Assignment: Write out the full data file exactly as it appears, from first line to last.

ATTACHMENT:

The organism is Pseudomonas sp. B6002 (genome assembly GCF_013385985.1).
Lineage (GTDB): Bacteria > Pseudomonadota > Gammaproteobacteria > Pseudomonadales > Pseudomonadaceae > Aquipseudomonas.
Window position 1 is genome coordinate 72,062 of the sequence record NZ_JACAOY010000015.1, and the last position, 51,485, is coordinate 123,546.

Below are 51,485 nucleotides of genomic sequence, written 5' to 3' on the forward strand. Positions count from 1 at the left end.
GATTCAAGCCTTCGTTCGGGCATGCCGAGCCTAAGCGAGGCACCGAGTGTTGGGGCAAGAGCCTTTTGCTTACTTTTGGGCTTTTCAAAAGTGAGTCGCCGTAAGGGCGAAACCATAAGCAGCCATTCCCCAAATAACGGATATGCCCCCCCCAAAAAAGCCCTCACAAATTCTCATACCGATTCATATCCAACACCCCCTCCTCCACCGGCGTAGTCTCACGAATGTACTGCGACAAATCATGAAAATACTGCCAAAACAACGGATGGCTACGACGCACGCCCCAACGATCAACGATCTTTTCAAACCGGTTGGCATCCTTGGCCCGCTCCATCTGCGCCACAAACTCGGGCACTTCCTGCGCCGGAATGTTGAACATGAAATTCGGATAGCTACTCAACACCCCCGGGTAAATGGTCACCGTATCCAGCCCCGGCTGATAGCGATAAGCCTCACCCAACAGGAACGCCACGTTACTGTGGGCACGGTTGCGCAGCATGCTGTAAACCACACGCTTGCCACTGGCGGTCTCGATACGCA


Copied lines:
The organism is Pseudomonas sp. B6002 (genome assembly GCF_013385985.1).
Lineage (GTDB): Bacteria > Pseudomonadota > Gammaproteobacteria > Pseudomonadales > Pseudomonadaceae > Aquipseudomonas.
Window position 1 is genome coordinate 72,062 of the sequence record NZ_JACAOY010000015.1, and the last position, 51,485, is coordinate 123,546.

Below are 51,485 nucleotides of genomic sequence, written 5' to 3' on the forward strand. Positions count from 1 at the left end.
GATTCAAGCCTTCGTTCGGGCATGCCGAGCCTAAGCGAGGCACCGAGTGTTGGGGCAAGAGCCTTTTGCTTACTTTTGGGCTTTTCAAAAGTGAGTCGCCGTAAGGGCGAAACCATAAGCAGCCATTCCCCAAATAACGGATATGCCCCCCCCAAAAAAGCCCTCACAAATTCTCATACCGATTCATATCCAACACCCCCTCCTCCACCGGCGTAGTCTCACGAATGTACTGCGACAAATCATGAAAATACTGCCAAAACAACGGATGGCTACGACGCACGCCCCAACGATCAACGATCTTTTCAAACCGGTTGGCATCCTTGGCCCGCTCCATCTGCGCCACAAACTCGGGCACTTCCTGCGCCGGAATGTTGAACATGAAATTCGGATAGCTACTCAACACCCCCGGGTAAATGGTCACCGTATCCAGCCCCGGCTGATAGCGATAAGCCTCACCCAACAGGAACGCCACGTTACTGTGGGCACGGTTGCGCAGCATGCTGTAAACCACACGCTTGCCACTGGCGGTCTCGATACGCA